Card Check: LA Employees Aren’t Signing Up

By September 29, 2008Labor Unions

The recent survey on the Employee Free Choice Act conducted by the NAM’s affiliate in Lousiana has prompted some useful commentary in the state’s media about the “card check” legislation. The Louisiana Association of Business and Industry found that the majority of Louisianans strongly preferred secret ballots as a method for forming a union, rather than being exposed to the union coercion that would result from the collection of signature cards. The Orwellian  Employee Free Choice Act (EFCA)  would effectively eliminate secret ballots, and the voters in Louisiana  are telling their members of Congress that’s a bad approach. 


In a column for the Lafourche Parish daily paper, LABI’s President Dan Juneau gives a bit of perspective of how this issue may shape voters’ decisions in November:

“Louisiana voters aren’t buying what Congress is selling. It might be well for our future congressional delegation — Democrats and Republicans alike — to take a close look at what Louisiana voters think.”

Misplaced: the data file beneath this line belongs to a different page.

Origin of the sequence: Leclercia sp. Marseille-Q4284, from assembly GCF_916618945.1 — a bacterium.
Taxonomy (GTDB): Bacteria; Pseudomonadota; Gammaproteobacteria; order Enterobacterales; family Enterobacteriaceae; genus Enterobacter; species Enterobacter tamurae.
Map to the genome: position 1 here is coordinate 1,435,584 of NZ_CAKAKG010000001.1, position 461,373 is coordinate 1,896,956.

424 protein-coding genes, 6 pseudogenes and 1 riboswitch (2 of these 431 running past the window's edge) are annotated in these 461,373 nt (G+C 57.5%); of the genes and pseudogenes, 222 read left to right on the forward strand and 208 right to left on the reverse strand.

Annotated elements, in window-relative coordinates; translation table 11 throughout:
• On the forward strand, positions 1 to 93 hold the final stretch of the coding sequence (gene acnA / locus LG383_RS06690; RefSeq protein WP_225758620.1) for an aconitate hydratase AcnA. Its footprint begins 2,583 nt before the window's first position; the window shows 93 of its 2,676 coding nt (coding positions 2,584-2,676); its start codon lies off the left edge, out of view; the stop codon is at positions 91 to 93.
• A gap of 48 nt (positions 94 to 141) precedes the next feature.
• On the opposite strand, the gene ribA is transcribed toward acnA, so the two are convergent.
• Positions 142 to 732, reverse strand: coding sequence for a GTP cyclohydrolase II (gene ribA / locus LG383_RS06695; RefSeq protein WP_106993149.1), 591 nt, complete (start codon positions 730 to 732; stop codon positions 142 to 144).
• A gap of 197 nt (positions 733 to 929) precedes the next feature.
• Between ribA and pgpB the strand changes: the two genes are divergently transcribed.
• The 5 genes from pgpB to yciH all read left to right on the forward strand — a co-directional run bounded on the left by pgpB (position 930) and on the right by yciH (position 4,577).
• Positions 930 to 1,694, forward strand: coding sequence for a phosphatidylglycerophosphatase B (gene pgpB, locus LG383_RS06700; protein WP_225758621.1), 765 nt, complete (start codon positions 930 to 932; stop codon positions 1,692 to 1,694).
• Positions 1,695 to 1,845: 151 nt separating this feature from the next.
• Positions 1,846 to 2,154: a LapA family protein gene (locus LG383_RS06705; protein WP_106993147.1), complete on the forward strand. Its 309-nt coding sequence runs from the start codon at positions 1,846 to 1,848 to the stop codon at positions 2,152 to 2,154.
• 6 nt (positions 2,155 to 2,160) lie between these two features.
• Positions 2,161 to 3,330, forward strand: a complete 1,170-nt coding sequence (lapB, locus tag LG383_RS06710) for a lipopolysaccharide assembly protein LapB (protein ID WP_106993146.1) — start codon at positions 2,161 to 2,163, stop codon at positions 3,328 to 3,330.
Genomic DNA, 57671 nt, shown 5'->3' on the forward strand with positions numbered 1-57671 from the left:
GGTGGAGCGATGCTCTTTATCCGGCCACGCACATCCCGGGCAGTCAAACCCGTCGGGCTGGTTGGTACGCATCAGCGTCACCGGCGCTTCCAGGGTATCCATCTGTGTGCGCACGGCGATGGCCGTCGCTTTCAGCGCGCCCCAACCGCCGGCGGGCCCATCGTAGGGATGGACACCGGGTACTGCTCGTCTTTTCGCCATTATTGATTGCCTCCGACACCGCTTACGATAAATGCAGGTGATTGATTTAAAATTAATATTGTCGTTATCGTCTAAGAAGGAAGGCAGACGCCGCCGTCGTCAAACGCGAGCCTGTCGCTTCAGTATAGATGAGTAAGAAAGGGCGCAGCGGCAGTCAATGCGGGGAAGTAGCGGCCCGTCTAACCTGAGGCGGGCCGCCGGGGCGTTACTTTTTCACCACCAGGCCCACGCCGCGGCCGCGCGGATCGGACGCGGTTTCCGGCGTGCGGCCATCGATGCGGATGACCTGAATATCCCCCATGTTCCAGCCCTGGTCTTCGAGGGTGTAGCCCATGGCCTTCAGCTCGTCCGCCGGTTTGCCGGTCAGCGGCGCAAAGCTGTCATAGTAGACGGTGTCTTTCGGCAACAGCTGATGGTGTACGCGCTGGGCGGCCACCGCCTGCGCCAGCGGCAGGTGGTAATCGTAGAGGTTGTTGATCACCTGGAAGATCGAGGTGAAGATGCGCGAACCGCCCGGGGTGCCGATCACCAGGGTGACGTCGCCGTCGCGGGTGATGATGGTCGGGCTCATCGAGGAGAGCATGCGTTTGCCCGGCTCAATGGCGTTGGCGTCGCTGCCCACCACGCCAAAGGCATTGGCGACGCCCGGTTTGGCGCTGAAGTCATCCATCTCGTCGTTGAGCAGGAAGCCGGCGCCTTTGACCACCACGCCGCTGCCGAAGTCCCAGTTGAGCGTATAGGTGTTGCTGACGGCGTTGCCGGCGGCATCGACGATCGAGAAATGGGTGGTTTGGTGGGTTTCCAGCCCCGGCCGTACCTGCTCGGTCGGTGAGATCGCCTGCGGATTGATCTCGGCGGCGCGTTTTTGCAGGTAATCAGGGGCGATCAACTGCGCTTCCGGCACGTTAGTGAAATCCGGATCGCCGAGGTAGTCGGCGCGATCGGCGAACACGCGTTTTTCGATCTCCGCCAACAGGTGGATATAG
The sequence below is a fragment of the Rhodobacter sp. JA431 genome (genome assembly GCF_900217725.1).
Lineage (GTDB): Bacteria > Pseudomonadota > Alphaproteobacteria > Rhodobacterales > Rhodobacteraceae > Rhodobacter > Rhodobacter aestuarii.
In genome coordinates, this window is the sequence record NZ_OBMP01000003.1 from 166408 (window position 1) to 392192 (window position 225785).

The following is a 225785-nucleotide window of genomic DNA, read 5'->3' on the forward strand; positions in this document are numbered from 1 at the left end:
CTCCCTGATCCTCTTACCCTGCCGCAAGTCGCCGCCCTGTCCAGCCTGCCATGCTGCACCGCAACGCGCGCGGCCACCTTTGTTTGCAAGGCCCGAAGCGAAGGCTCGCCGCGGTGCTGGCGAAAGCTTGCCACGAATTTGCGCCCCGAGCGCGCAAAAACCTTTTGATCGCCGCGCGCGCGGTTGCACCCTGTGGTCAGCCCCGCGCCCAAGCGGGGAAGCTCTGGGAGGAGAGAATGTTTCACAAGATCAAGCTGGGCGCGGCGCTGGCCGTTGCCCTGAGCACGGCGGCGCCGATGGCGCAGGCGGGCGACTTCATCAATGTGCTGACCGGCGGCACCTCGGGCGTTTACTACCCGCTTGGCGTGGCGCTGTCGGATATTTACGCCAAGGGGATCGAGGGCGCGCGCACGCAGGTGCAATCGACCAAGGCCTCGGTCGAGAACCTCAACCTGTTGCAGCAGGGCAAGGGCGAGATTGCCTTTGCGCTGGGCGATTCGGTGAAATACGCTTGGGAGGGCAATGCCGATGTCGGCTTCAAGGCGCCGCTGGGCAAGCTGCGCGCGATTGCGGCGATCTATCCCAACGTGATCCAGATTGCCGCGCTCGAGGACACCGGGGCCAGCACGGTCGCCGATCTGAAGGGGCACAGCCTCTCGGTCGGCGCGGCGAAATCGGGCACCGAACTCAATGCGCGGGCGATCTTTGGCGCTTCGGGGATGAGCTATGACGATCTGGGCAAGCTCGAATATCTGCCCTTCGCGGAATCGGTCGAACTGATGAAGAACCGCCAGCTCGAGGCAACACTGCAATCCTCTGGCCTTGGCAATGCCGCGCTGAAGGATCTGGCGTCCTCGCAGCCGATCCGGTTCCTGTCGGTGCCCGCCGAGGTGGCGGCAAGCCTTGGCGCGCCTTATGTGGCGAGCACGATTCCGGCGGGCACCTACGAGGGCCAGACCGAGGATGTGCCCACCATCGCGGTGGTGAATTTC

Meanwhile, there’s a great  op-ed today from Baton Rouge, LA that responds to an error-laden defense of the card check bill, and sums up the impact of EFCA quite nicely:

“If the Employee Free Choice Act is passed, all of this will change for the worse.

  • First, employees will be subjected to intimidation by union workers. Mr. Day should recall the reason for the Labor Relations Act of 1935: union worker intimidation.
  • Second, employees will no longer have the time or full knowledge to make an informed and conscious decision.
  • Third, employees will no longer have the ability to have a private ballot, making his/her opinion public for not only the union organizers but also the employers.
  • Finally, a majority vote would not be needed for employees to become unionized. Union workers would only need 50 percent of employees to sign the authorization cards. Once 50 percent of authorization cards were signed, employees would be represented by a union, even if the other 50 percent of employees opposed being unionized.”

The author, who is a department store employee, realizes that this legislation isn’t designed to help workers, but rather is a tool sought by union organizers.

Join the discussion One Comment

  • Jason Greer says:

    Nice article. I posted a similar article today on my blog site which explores the financial and legal implications of the Employee Free Choice Act. Keep up the great work!

    Jason Greer

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